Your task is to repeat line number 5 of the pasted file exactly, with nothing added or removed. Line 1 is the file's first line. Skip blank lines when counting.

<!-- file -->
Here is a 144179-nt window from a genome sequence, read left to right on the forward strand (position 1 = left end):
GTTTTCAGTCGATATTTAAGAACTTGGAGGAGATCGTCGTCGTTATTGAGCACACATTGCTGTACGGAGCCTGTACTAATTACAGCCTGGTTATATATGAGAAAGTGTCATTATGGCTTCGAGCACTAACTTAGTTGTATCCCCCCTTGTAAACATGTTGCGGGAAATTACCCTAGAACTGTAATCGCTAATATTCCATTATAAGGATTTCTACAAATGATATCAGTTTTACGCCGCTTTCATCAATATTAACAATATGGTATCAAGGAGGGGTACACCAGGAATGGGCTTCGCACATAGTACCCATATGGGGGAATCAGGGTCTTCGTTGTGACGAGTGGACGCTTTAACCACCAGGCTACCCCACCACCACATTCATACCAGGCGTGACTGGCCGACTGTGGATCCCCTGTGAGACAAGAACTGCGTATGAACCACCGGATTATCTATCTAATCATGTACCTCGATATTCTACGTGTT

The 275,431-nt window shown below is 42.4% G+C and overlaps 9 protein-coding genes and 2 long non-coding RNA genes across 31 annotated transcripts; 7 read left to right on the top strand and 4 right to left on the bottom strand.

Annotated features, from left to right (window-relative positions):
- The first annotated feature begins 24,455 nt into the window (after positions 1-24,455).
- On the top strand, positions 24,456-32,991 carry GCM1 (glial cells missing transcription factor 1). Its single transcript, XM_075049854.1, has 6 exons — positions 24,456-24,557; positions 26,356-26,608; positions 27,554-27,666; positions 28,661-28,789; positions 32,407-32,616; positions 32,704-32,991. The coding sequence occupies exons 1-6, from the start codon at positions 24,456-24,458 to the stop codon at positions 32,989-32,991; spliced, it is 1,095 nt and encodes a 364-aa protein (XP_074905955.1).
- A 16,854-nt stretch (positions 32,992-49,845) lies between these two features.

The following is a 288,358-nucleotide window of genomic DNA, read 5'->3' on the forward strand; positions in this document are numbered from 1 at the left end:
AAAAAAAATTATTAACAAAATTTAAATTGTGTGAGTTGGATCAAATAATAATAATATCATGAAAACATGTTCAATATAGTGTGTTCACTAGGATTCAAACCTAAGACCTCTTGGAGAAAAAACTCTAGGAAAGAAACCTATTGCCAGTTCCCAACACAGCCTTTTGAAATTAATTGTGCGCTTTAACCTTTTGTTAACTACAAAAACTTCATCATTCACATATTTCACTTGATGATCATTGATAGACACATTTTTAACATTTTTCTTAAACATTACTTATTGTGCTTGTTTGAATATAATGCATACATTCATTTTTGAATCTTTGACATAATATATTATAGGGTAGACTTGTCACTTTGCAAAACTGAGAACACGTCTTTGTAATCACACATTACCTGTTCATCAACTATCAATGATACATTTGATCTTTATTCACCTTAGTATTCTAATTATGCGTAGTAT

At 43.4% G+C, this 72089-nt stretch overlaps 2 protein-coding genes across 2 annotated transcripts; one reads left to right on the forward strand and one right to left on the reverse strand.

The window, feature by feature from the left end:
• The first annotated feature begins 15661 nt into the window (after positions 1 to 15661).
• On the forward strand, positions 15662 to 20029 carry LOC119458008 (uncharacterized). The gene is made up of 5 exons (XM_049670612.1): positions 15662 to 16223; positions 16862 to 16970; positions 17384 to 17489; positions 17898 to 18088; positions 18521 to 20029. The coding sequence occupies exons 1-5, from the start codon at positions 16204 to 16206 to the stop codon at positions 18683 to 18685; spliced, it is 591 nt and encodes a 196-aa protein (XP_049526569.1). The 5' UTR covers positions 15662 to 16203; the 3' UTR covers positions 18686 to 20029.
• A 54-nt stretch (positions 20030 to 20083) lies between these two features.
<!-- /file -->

- The first annotated feature begins 24,455 nt into the window (after positions 1-24,455).